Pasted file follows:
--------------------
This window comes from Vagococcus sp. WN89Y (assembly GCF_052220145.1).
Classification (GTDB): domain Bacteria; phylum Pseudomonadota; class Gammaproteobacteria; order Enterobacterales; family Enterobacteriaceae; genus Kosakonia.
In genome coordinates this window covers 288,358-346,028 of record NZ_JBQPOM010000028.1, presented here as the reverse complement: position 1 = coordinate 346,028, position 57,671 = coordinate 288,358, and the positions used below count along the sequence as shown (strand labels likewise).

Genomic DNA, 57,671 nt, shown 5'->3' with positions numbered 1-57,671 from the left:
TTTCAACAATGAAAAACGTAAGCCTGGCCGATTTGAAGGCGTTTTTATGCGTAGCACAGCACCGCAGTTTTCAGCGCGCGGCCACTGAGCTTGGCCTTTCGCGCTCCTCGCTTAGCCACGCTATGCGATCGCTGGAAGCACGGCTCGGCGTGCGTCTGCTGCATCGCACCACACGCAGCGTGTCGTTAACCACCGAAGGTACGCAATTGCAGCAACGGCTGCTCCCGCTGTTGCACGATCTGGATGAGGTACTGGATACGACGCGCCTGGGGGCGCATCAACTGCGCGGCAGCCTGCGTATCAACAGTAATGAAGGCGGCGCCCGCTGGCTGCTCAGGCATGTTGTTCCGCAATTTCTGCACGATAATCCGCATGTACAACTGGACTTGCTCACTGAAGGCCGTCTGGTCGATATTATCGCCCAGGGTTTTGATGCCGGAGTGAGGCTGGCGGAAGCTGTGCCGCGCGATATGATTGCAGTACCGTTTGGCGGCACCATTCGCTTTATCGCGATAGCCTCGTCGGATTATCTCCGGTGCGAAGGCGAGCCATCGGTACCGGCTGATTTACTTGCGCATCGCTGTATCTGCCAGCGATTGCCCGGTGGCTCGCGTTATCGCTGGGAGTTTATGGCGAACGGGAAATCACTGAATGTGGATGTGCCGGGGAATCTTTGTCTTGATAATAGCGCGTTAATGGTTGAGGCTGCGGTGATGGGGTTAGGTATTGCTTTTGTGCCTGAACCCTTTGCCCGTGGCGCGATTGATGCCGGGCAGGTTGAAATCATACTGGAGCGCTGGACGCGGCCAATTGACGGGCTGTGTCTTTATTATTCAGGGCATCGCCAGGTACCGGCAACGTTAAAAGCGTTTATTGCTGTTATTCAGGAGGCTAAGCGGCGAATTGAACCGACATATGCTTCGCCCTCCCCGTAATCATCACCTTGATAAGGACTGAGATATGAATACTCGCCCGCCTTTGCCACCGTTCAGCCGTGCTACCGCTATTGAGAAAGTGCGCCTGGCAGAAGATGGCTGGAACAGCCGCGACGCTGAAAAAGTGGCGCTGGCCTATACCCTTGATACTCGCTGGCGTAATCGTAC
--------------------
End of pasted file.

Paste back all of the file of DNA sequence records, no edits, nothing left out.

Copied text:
This window comes from Vagococcus sp. WN89Y (assembly GCF_052220145.1).
Classification (GTDB): domain Bacteria; phylum Pseudomonadota; class Gammaproteobacteria; order Enterobacterales; family Enterobacteriaceae; genus Kosakonia.
In genome coordinates this window covers 288,358-346,028 of record NZ_JBQPOM010000028.1, presented here as the reverse complement: position 1 = coordinate 346,028, position 57,671 = coordinate 288,358, and the positions used below count along the sequence as shown (strand labels likewise).

Genomic DNA, 57,671 nt, shown 5'->3' with positions numbered 1-57,671 from the left:
TTTCAACAATGAAAAACGTAAGCCTGGCCGATTTGAAGGCGTTTTTATGCGTAGCACAGCACCGCAGTTTTCAGCGCGCGGCCACTGAGCTTGGCCTTTCGCGCTCCTCGCTTAGCCACGCTATGCGATCGCTGGAAGCACGGCTCGGCGTGCGTCTGCTGCATCGCACCACACGCAGCGTGTCGTTAACCACCGAAGGTACGCAATTGCAGCAACGGCTGCTCCCGCTGTTGCACGATCTGGATGAGGTACTGGATACGACGCGCCTGGGGGCGCATCAACTGCGCGGCAGCCTGCGTATCAACAGTAATGAAGGCGGCGCCCGCTGGCTGCTCAGGCATGTTGTTCCGCAATTTCTGCACGATAATCCGCATGTACAACTGGACTTGCTCACTGAAGGCCGTCTGGTCGATATTATCGCCCAGGGTTTTGATGCCGGAGTGAGGCTGGCGGAAGCTGTGCCGCGCGATATGATTGCAGTACCGTTTGGCGGCACCATTCGCTTTATCGCGATAGCCTCGTCGGATTATCTCCGGTGCGAAGGCGAGCCATCGGTACCGGCTGATTTACTTGCGCATCGCTGTATCTGCCAGCGATTGCCCGGTGGCTCGCGTTATCGCTGGGAGTTTATGGCGAACGGGAAATCACTGAATGTGGATGTGCCGGGGAATCTTTGTCTTGATAATAGCGCGTTAATGGTTGAGGCTGCGGTGATGGGGTTAGGTATTGCTTTTGTGCCTGAACCCTTTGCCCGTGGCGCGATTGATGCCGGGCAGGTTGAAATCATACTGGAGCGCTGGACGCGGCCAATTGACGGGCTGTGTCTTTATTATTCAGGGCATCGCCAGGTACCGGCAACGTTAAAAGCGTTTATTGCTGTTATTCAGGAGGCTAAGCGGCGAATTGAACCGACATATGCTTCGCCCTCCCCGTAATCATCACCTTGATAAGGACTGAGATATGAATACTCGCCCGCCTTTGCCACCGTTCAGCCGTGCTACCGCTATTGAGAAAGTGCGCCTGGCAGAAGATGGCTGGAACAGCCGCGACGCTGAAAAAGTGGCGCTGGCCTATACCCTTGATACTCGCTGGCGTAATCGTAC